Everything online journalists need to protect their legal rights. This free resource culls from all Reporters Committee resources and includes exclusive content on digital media law issues.
Thomas B. Kelley (firstname.lastname@example.org; (303) 607-3631)
Steven D. Zansberg (email@example.com; (303) 607-3683)
Christopher P. Beall (firstname.lastname@example.org; (303) 607-3656)
Jennifer Daniel Collins (email@example.com; (303) 607-3611)
Adam Platt (firstname.lastname@example.org; (303) 607-3810)
Faegre & Benson LLP
3200 Wells Fargo Center
1700 Lincoln Street
Denver, Colorado 80203
The Tenth Circuit, and the federal district courts within the circuit, have recognized a qualified reporter's privilege under the First Amendment, that extends even to published information. Although the Tenth Circuit has twice articulated a four-part test to define the contours of the reporter's privilege, it has yet to apply those factors itself to a particular set of facts.
The Tenth Circuit first formally recognized and adopted the reporter's privilege under the First Amendment following the Supreme Court's ruling in Branzburg v. Hayes, 408 U.S. 665 (1972). As a result of the Branzburg decision, the Tenth Circuit affords newsgatherers a qualified privilege under the First Amendment against revealing news sources and confidential information. See Silkwood v. Kerr-McGee Corp., 563 F.2d 433, 438 (10th Cir. 1977). Lower court cases within the Tenth Circuit have extended the privilege to other unpublished information, including non-confidential material, see infra Section III. E., and to published information. See infra Section III. F.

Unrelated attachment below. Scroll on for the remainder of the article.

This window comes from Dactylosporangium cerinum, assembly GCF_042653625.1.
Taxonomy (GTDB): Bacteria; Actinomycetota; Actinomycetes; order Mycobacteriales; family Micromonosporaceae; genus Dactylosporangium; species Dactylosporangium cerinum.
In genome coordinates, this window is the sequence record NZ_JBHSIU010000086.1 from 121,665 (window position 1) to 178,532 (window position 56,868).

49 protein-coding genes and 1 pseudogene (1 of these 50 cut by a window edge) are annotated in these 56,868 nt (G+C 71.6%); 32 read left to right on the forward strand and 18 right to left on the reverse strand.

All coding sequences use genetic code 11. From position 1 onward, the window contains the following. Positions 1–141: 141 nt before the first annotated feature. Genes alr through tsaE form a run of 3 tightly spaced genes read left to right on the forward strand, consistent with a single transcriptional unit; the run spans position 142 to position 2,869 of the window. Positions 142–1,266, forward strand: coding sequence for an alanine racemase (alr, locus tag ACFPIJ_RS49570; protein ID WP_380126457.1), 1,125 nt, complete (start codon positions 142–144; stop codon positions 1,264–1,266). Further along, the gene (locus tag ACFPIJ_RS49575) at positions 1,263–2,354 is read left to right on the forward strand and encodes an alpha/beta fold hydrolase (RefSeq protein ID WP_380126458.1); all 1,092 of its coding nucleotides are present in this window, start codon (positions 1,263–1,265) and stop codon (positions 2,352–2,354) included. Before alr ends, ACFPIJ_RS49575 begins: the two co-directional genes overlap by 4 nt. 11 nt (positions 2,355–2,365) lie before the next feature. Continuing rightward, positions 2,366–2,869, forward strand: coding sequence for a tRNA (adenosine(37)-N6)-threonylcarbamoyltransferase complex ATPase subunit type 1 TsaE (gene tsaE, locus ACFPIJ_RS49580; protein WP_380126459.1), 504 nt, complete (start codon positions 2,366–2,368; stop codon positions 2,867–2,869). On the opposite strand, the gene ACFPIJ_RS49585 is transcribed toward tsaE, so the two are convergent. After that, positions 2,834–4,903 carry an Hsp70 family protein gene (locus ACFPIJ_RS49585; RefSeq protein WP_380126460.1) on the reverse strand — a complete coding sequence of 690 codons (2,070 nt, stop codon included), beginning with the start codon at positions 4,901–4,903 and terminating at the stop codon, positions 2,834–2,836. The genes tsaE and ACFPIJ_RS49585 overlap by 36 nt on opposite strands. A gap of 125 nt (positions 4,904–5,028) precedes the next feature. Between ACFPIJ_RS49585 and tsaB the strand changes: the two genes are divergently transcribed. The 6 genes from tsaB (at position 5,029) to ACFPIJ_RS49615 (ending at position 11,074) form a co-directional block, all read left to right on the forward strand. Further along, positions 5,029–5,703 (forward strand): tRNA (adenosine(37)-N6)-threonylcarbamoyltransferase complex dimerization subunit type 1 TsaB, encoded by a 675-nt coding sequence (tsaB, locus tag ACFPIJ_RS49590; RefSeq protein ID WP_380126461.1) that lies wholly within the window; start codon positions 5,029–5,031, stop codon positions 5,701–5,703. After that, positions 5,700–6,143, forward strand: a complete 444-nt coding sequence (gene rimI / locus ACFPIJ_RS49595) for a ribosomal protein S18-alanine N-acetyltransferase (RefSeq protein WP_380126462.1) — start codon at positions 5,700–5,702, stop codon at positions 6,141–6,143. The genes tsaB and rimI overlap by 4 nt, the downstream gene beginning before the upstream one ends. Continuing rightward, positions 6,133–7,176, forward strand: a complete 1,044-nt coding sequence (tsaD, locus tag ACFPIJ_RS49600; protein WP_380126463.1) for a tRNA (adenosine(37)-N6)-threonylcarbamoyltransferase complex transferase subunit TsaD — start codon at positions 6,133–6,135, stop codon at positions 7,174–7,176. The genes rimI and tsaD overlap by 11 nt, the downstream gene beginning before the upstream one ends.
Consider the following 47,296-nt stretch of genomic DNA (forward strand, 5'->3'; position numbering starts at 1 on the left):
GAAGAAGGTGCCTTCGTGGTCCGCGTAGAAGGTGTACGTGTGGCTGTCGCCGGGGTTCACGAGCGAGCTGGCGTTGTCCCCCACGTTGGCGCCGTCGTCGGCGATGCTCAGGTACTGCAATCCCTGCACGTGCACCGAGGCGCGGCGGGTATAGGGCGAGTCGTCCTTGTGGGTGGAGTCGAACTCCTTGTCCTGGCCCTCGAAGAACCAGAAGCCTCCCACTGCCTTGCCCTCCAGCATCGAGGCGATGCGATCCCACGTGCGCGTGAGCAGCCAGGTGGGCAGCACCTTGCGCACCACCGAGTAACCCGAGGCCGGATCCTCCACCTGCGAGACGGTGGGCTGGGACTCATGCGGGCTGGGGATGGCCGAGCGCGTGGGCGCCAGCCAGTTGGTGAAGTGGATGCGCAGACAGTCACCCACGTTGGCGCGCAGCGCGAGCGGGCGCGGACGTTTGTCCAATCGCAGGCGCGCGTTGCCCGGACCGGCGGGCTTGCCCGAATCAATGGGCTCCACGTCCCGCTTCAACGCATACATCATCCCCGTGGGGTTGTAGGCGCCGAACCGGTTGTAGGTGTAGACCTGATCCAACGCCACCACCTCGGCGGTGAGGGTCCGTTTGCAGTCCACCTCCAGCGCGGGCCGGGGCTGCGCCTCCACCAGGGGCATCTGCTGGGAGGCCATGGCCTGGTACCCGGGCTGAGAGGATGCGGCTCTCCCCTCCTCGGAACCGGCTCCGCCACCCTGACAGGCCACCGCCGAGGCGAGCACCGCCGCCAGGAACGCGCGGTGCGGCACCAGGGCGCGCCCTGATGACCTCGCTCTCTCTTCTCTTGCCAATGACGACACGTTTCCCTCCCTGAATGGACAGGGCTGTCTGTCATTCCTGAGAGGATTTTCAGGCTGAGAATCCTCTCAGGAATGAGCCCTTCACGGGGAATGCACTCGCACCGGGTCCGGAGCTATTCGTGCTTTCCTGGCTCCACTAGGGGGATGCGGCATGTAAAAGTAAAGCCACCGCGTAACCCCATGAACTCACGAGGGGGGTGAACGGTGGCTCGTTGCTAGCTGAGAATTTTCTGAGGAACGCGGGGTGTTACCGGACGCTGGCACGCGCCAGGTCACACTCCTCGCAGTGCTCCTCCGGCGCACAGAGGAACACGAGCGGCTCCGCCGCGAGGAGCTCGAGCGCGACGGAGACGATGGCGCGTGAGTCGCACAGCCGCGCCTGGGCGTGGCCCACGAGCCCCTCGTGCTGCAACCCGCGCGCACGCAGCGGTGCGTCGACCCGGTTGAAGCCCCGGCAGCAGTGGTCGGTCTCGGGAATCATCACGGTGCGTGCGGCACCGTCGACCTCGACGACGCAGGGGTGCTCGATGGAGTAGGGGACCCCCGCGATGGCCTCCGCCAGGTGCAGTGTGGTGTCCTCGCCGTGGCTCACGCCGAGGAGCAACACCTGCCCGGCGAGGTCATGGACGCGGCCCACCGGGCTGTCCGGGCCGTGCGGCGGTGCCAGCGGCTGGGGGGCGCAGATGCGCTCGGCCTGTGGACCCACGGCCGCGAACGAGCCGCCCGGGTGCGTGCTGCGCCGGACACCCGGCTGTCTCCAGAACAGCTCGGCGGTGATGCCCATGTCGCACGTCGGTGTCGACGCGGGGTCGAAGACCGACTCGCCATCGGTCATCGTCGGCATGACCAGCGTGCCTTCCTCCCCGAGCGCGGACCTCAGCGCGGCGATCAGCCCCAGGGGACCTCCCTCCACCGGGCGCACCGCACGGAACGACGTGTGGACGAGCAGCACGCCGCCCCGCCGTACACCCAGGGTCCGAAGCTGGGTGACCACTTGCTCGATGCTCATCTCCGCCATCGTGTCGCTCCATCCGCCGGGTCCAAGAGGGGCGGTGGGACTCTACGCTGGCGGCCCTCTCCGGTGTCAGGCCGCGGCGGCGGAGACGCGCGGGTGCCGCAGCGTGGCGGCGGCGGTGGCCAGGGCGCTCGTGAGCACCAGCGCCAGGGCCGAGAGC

The Tenth Circuit has adopted a four-part balancing test to determine when the First Amendment reporter's privilege is extant or defeated (overcome). To overcome a reporter's assertion of the privilege, a party must make a showing of strong need for the information (a showing that the information sought goes to "the heart of the matter" being litigated) and the unavailability of the information from alternative sources. See Silkwood v. Kerr-McGee Corp., 563 F.2d 433, 438 (10th Cir. 1977) (stating that the existence of the privilege "is no longer in doubt"). Application of the privilege varies among the district courts in the Circuit, with very few reported decisions from which to draw broader conclusions or trends.
The Tenth Circuit has not discussed any instances where the reporter's privilege may be absolute. See Silkwood v. Kerr-McGee Corp., 563 F.2d 433, 438 (10th Cir. 1977). The Circuit has only recognized a qualified reporter's privilege. Id.
In civil actions, the party seeking to compel disclosure must show a particularly strong need for the privileged information (both relevancy and that the material "goes to the heart of the matter") and an inability to obtain the information from another source (a requirement on the party seeking the information to first exhaust those alternative sources). See Silkwood v. Kerr-McGee Corp., 563 F.2d 433, 438 (10th Cir. 1977). The court then must balance those consequences of granting disclosure against the qualified First Amendment privilege. See id.